Even now, as an adult, these things happen sometimes. I've been followed around Morrison's by young boys who felt the need to dedicate their time to popping up in every aisle I was in, shouting 'Vampire Diaries' at me, then running away. I laugh about that now, but at the time was quite worried that they'd follow Freddie and I into the nearby park. There were nearly 10 of them, but with us being adults and them being children, no matter what they did, there's no real way Freddie and I could defend ourselves without putting ourselves at risk of repercusions. Thankfully they didn't follow us out of the shop or take it any further than name calling. I've also noticed that the more gothic I look, the more people (such as cashiers) try to talk to Freddie instead of me. It doesn't bother me at all anymore, but the point is, people should not have these attitudes, and it's kind of sad that people automatically assume I'm antisocial based on my appearance (and probably quite laughable to everyone who knows how soft and friendly I am!).
S.O.P.H.I.E is an organisation so close to my heart because of the experiences I have had, and because I know other people have suffered far worse, just because of the style they love. People should be able to be wholeheartedly, openly, and unapologetically themselves without bullying, judgement, and certainly without fear of assault or murder.
How Can You Help?
If you're at school or a parent of a school-aged child, you can push for The Sophie Lancaster Foundation to give an educational visit to yours or your child's school. Alternatively, if you work in an environment that could benefit from one of their bespoke training sessions, talk to your boss about having a visit.
You can contact your local MP and let them know about the campaign and that you support 'Alternative Subcultures' being part of the strands of Hate Crime legislation, and support the message of S.O.P.H.I.E.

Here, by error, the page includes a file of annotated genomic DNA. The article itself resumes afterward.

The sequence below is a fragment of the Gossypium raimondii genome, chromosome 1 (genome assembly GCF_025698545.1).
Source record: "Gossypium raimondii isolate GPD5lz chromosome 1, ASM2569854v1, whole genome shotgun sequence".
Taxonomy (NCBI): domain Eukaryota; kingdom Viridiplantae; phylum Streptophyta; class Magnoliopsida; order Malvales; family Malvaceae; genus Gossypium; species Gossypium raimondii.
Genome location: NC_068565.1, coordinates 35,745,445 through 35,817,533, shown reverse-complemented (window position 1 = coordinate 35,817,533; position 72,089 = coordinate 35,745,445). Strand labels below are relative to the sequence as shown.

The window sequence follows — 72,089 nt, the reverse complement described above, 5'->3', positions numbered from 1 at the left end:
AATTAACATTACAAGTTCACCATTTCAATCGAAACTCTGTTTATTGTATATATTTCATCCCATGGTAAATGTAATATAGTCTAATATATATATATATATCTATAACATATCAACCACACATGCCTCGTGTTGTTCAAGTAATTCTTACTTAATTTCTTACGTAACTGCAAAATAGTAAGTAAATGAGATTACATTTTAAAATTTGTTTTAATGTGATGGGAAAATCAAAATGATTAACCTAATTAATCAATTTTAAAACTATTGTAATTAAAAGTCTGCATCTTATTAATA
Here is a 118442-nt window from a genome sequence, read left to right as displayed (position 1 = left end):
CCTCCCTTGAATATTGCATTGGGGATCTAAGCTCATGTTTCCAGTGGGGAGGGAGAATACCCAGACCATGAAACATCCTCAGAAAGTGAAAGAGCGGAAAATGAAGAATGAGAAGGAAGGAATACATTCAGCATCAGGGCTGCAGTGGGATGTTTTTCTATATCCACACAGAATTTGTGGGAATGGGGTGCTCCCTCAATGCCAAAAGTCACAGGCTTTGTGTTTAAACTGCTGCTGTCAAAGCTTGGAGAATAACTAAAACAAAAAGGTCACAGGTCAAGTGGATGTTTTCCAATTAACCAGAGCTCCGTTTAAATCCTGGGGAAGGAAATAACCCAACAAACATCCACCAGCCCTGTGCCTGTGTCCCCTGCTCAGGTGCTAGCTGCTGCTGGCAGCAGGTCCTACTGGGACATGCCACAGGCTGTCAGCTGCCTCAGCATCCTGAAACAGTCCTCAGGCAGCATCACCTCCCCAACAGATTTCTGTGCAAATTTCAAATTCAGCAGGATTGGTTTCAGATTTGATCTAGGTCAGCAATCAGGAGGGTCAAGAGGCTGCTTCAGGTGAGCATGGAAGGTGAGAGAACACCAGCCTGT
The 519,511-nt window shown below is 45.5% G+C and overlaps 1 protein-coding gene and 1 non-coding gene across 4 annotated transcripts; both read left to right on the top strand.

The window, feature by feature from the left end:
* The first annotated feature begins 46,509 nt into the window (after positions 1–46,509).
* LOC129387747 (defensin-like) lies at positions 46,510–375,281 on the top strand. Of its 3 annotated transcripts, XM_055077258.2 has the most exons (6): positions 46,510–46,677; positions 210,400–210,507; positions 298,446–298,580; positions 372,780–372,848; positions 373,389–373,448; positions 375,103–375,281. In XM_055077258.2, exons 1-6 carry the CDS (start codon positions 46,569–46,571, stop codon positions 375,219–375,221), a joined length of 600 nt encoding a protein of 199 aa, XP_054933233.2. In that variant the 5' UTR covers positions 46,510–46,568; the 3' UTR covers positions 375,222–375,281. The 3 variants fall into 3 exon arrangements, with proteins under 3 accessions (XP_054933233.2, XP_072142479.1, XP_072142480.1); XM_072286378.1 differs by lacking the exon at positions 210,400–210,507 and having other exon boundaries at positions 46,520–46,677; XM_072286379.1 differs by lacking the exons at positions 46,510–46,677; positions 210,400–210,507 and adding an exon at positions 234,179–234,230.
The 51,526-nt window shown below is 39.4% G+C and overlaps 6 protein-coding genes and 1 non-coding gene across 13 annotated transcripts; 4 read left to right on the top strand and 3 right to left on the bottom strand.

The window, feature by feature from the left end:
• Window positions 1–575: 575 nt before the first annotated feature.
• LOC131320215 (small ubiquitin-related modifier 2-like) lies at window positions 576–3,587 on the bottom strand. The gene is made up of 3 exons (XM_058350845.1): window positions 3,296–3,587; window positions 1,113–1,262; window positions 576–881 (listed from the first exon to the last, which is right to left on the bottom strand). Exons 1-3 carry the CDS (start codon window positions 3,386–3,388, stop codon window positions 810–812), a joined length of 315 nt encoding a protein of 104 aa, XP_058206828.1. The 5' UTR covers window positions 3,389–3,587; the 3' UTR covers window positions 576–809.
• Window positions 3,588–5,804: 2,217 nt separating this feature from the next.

Most helpful, of course, would be to donate, buy S.O.P.H.I.E merchandise, or even better, to organise an event. Organising an event, be it a small bake sale or something more grand, is always brilliant, as it helps get donations and spread the message of The Sophie Lancaster Foundation simultaneously.
Illamasqua, one of my favourite makeup brands, are supporters of the S.O.P.H.I.E campaign, and are currently running a #GothUpForSophie awareness campaign, along with selling items, including makeup, music, and t-shirts, that also donate to The Sophie Lancaster Foundation. You can also purchase the Illamasqua Lip Lure in shade 'Nebulus', and proceeds will be donated to The Sophie Lancaster Foundation. Their goal is to raise £25,000, so if you're a beauty lover, this is an ideal way to support the charity.
If you've read this far, thank you for taking the time to learn about a cause incredibly close to my heart, and I really hope you support the message as much as I do. I can't thank The Sophie Lancaster Foundation enough for all of their dedicated work.